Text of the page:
The recent sacking/resignation of Dominic Raab from the Sunak ministry raises again the question of the position of the Civil Service in the constitution of the UK. When I say ‘civil servant’, I mean not only the Cabinet Secretariat at number 10, or the Whitehall ministerial system, but all civil servants, from those employed within a government ministry right down to a lowly clerk of a village Parish Council.
What is the Civil Service?
The UK Civil Service is the permanent bureaucracy or secretariat of Crown employees in the service of the UK government. It is one of the largest employers in the UK, with over 475,000 employees. The Civil Service is responsible for providing support to ministers and government departments, as well as delivering public services.
The civil servant is governed by a set of principles, including political neutrality, impartiality and accountability. Civil servants are not allowed to express their personal opinions on political matters, and they must always act in the best interests of the public. The Civil Service is also accountable to Parliament.
What roles does it play?
The UK Civil Service plays an important role in the UK’s democracy. It provides support to ministers and government departments, and it delivers public services. The Civil Service is also a diverse and modern workforce, and it is committed to equality and diversity. It is often forgotten that there is a stratum of government that works at a regional and local level and another that concerns itself with infrastructure and regulation. These structures are local government and the agencies. There is also a section termed Quangos, or Quasi-autonomous non-government organisations, such as the Forestry Commission and English Heritage, whose accountability can be more difficult to assess. In a sense, the NHS is also part of government, as it too relies wholly on central government revenue for its existence.
Is there a ‘blob of politically motivated’ resistor civil servants, or is this just an excuse for bad government? Is there a bullying epidemic within the centre of government, or just the whining of ‘woke’, ‘snowflake’ staff?
I suspect that the public image of a civil servant is coloured by the sitcom ‘Yes Minister’, in which the devious and circumlocutory Sir Humphrey Appleby constantly outwits his hapless and hopeless Minister, Jim Hacker.
‘Yes Minister’ is now over 30 years old, but it still retains a ring of truth. Civil servants supply continuity. Ministers are like mayflies, and are ephemeral. Few ministers stay in post for long. It is, indeed, frowned upon for a minister to stay in post for more than two years, as they will be accused of ‘going native’ because they might express the departmental view rather than supporting the political policy of the day.
The same applies to local government. Councillors are elected on a four-year cycle, and the pressures of the job and the fickleness of the election system mean that they may not be as influential as they would hope.
Populists and ‘magic bullets’
Politicians at all levels are now being trolled and abused constantly. This sometimes leads them to adopt populist policies that may bring them into conflict with those attempting to manage an organisation in a rational manner. The Partygate scandal and the Mini Budget 2022 debacle have reduced still further the deteriorating public trust in government. Ministers have to surmount this tide of disbelief to get their message across. Some can’t hack it, which I think is a root cause of any friction.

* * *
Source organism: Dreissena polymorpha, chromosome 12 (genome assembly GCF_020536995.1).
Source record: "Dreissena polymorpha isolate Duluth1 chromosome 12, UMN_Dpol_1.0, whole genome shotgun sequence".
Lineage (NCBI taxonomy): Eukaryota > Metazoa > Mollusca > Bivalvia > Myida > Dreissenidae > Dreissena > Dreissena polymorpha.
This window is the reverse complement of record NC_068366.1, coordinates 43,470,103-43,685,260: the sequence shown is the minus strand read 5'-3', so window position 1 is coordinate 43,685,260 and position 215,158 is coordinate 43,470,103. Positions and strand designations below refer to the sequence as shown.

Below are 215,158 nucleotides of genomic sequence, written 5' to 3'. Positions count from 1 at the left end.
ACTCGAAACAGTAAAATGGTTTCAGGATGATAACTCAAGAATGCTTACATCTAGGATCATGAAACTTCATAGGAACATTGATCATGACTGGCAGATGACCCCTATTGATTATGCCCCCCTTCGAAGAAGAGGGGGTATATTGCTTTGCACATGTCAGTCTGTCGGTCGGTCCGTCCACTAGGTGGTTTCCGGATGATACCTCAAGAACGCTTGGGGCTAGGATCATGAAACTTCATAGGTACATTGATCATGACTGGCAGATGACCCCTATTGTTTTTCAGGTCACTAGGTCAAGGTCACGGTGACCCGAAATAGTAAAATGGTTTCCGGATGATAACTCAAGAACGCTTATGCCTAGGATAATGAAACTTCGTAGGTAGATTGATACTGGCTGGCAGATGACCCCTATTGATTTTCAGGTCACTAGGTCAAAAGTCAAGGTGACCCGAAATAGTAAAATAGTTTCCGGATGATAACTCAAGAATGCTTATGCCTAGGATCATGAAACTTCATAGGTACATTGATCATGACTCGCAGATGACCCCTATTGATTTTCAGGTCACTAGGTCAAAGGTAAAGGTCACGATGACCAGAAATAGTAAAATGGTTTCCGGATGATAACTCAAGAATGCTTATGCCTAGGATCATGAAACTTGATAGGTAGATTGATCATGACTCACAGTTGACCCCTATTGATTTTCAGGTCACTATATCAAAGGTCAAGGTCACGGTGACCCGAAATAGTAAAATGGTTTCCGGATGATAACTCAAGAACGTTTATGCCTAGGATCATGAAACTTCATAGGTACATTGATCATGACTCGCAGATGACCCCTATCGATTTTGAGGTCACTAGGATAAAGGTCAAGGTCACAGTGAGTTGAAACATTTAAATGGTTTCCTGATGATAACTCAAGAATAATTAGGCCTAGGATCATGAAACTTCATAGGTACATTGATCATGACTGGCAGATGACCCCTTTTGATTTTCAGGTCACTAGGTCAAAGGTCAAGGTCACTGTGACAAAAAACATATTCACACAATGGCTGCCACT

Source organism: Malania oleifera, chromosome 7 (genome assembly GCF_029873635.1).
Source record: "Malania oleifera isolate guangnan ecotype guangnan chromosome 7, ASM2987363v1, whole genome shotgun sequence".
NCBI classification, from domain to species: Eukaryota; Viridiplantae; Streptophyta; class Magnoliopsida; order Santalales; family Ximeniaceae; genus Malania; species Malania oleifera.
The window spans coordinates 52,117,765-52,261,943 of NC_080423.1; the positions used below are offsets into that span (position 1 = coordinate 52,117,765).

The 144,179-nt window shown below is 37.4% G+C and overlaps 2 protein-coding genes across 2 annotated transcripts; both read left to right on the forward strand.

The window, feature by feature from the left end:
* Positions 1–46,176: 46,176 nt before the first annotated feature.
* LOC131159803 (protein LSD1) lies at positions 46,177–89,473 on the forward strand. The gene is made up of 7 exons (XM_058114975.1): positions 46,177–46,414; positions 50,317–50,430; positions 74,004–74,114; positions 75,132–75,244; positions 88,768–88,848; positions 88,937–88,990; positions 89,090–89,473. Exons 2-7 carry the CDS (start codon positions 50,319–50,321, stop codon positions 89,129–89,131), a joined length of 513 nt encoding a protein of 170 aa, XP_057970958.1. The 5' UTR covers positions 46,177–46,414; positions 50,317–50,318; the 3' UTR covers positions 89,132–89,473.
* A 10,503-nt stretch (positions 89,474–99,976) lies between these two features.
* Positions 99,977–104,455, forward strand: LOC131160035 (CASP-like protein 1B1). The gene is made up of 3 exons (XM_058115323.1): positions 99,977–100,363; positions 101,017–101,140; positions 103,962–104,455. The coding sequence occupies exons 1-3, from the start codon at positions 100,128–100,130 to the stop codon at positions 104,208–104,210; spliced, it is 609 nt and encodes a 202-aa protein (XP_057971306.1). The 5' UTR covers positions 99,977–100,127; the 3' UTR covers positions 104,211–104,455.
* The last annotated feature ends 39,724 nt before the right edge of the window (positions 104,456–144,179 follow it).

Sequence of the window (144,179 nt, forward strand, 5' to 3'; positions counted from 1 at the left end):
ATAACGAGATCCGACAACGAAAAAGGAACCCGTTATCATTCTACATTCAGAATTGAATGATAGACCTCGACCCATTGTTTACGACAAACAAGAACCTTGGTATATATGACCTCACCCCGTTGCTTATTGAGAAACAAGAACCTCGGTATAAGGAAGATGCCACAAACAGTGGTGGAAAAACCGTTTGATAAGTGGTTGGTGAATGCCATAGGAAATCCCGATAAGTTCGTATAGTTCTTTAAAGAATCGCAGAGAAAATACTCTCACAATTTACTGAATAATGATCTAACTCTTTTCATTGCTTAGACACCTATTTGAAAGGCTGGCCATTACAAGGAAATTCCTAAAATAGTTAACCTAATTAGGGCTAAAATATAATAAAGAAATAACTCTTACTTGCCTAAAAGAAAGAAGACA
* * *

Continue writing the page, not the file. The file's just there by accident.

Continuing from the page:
The tendency of the civil service is to play safe and to retain the status quo. Their ministers, however, want the opposite. Many have come from ‘think tanks’ such as the Adam Smith Institute or Policy Exchange, and have written tracts such as ‘Britannia Unchained’, within which there appear to be magic bullets capable of solving seemingly intractable problems. Frustrations build up when civil servants question these shibboleths.
The same happens with local government: Canterbury with its zoned traffic system, Sheffield and its street trees, Plymouth with its city centre slaughter of trees, and of course Kensington + Chelsea BC and its policies on Grenfell Tower.
Now, it may be that Canterbury’s traffic system has been a basket case for years, and that some trees in Sheffield were a nuisance, or that Plymouth’s city centre needs another revamp. However, domineering tin-eared management isn’t going to win friends and influence people; nemesis or worse is the consequence.
Many in local government don’t like conflict and are hoping that the Civility and Respect Project will restore sense and sensibility. I am concerned that the corrosive effect of social media, and the taint of radicalisation even in very prosaic matters, will continue to hold sway. The diminishing power and finances of local government, caused by successive government policies, are leading to a sense of disenchantment between the organs of local government and the public. If society is itself fissiparous, how can local government avoid being drawn in from time to time? Divided Britain?
Is there a ‘blob’?
So, is the case made for the assertion that there really is an underground resistance group of civil servants seeking to gainsay ‘the will of the people’?
Firstly, what is the ‘will of the people’, and is it a constant? I don’t think that can be answered with sufficient clarity.
Secondly, there are plenty of examples where strong government has led to public dissatisfaction. Where was the blob when these issues occurred?
Finally, is it more likely that a determined and zealous minister losing his sense of humanity in trying to achieve a goal, rather than an indeterminate group of civil servants thwarting his actions, led to complaints of bullying and poor treatment?